Backyard sheds are convenient, but like a junk drawer, they can quickly fill up, making it hard to find what you need. Transforming your shed into an organized work space is a great way to get things under control again. The first step is to make some basic decisions about the purpose of your shed.
Decide Your Shed’s Purpose
When you know what purpose your shed will serve, you can begin organizing it accordingly. Is it a shrine to gardening supplies? Will it be a storage closet for car tools or pool chemicals? Or maybe you’re hoping to park your lawn mower and other lawn-care equipment there.
If you plan to store seeds and the like in your shed, they need to stay dry to prevent mold or early sprouting. Double check that rain or snow isn’t leaking through and that seeds are kept away from dirt and fertilizer. Moisture can come up through the floor, so store organic items need to be on pallets or shelves. Also, leave some airspace between the wall and the organic material to discourage the buildup of humidity.
If you keep oil, radiator fluid, or paint in your shed, you’ll need to find a way to keep these items cool in the hot summer weather; paint and oil can be flammable or explosive if they get too hot. Windowless sheds protect against trapped sunlight and a superheated interior. Because stagnant air heats up, too, it’s crucial to ensure that air circulates throughout the shed. The shed doesn’t have to be airtight; covering air vents with chicken wire will discourage animals while allowing cool air to circulate. During warm months, keep the shed door open while you’re working.
Take Advantage of Wall Space
Installing cupboards, shelves or pegboards lets you use shed walls for storage. Use cupboards for storing chemicals and paint or to keep seeds high and dry so they don’t sprout early. Hooks and hanging racks can be versatile ways to store gardening tools, such as rakes, shovels, pruning shears and more without cluttering up a corner or workbench.
Metal-framed sheds can be tricky, but a little creativity can overcome the problem. You can attach a pegboard for tools to the back of a workbench or substitute rolling tool cabinets in place of wall-attached shelves.
From Shed to Green House
Many cities have thriving gardening communities. If you are an avid gardener, you may want to consider joining a local gardening club or participating in garden walks in your community. Once you’ve got your shed ready, you’ll be in a great position to store your seeds and equipment until planting season comes.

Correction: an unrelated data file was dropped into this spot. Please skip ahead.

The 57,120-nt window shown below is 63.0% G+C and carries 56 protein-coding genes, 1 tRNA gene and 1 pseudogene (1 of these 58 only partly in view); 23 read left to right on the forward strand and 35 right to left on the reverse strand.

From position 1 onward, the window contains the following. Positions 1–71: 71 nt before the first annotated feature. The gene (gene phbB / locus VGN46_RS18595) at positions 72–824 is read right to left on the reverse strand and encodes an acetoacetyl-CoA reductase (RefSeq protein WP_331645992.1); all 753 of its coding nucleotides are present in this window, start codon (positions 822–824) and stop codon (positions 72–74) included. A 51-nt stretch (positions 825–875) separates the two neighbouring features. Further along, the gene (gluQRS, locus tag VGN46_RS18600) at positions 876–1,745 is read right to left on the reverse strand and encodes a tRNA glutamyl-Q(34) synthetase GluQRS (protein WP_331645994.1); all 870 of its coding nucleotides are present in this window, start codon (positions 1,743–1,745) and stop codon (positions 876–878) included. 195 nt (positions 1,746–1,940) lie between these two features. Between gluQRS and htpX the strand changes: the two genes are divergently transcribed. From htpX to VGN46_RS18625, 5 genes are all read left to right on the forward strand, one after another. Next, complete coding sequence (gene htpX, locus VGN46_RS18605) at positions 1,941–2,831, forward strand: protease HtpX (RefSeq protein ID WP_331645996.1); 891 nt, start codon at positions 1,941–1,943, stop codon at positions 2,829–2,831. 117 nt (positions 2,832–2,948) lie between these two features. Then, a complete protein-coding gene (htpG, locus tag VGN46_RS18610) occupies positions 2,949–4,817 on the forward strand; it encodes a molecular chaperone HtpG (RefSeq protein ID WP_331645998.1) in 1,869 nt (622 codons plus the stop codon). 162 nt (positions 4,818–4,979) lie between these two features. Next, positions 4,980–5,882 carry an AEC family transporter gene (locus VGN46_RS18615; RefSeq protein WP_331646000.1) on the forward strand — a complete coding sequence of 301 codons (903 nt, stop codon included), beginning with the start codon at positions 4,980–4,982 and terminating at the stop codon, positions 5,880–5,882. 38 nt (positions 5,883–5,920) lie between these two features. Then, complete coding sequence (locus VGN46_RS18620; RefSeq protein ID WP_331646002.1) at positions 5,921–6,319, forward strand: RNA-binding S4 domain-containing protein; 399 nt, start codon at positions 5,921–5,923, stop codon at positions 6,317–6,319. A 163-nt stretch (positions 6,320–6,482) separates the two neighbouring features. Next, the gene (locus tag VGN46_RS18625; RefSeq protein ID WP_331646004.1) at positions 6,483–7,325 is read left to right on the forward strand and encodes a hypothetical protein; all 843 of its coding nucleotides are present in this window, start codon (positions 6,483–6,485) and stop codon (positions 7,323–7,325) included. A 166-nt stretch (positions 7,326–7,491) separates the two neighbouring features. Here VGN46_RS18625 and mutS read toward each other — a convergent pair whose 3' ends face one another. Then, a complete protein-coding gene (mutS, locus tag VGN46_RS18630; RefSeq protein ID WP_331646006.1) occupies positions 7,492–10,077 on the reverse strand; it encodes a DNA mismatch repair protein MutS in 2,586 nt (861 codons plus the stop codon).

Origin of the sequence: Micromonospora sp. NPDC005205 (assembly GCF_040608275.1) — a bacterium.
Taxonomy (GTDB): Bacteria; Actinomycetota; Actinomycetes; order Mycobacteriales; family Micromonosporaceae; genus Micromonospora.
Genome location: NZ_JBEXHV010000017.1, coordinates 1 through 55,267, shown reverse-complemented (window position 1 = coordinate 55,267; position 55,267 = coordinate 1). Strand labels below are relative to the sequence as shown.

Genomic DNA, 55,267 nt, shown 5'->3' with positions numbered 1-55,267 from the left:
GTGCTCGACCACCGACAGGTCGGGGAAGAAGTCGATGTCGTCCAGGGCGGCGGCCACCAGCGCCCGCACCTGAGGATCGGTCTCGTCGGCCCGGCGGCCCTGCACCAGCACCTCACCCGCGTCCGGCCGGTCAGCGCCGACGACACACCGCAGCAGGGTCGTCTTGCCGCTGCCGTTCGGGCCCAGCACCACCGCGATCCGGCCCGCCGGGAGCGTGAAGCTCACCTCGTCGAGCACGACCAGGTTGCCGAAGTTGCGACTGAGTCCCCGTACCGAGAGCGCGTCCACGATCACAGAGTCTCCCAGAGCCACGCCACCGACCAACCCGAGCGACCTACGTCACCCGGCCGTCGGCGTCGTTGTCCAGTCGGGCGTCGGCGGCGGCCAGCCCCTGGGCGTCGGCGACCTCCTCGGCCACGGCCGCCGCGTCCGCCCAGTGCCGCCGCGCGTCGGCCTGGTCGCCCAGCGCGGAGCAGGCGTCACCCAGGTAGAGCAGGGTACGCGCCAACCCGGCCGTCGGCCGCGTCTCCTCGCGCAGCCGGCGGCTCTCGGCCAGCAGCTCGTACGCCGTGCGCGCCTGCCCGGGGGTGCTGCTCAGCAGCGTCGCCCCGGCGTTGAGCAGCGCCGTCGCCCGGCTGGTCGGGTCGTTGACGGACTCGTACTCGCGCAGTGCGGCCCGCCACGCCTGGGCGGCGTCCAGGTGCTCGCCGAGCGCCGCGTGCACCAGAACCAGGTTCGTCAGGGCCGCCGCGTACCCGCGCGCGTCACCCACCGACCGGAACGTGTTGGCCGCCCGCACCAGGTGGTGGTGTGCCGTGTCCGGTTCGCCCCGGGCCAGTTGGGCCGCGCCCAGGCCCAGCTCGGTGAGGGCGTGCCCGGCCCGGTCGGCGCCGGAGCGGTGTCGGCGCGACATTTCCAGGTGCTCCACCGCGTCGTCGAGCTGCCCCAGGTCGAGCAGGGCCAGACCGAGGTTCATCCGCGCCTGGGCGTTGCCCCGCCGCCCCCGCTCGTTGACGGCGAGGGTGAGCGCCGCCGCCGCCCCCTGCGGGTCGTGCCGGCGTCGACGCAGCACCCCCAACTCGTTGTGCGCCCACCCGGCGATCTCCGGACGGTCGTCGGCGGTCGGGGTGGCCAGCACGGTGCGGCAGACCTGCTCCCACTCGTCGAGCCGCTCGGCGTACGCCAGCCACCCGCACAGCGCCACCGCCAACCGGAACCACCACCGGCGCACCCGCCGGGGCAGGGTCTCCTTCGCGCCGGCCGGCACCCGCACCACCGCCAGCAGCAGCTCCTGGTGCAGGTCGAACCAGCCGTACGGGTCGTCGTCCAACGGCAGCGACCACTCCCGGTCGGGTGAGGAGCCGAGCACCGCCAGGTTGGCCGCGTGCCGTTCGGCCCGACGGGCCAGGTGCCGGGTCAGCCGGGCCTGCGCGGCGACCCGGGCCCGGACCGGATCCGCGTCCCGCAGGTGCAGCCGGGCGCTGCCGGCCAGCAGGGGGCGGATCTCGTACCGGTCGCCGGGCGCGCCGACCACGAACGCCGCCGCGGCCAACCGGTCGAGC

For the serious gardener, a tiller is an absolute necessity and a garden shed is a perfect place to keep it. Additionally, you’ll need hand trowels, a weed puller, and several 10-gallon buckets for hauling dirt, picking weeds, or transporting plants. Elevate bags of fertilizer off the ground on pallets to help prevent damage to bags or exposure to moisture.
Even if you live in a more urban area, you can still organize your space to include a garden and shed. Rooftop gardening is a popular option for those living in apartment buildings. For example, Chicago’s Mayor Daley brought the idea of rooftop gardens back from a visit to sister city, Hamburg, Germany, and urged residents to cultivate them. Rooftop gardens extend the life of roofs – the soil provides protection from the elements – and they also cut down on heating and cooling costs.
If you live in an apartment complex, make your rooftop garden a joint effort. A shared shed is a convenient place to store communal gardening tools and also ensures you don’t have to sacrifice space in your apartment. Additionally, keeps the dirt near the garden, not in your home.
Ready for Life
If you find you still need more space or if a storage shed just isn’t a possibility for you, you can move excess supplies off-site to a convenient storage unit. While it may be tempting to fall back into old habits of tossing everything haphazardly into the shed, remember all the hard work you put into organizing and storing your supplies, and that should keep you motivated to maintain your organized shed in the future.
- 5 of the Best Plants For Your Indoor Garden
- Shed Organization for the Beginning Gardener
- 14 of the Most Creative Mason Jar Ideas for Your Life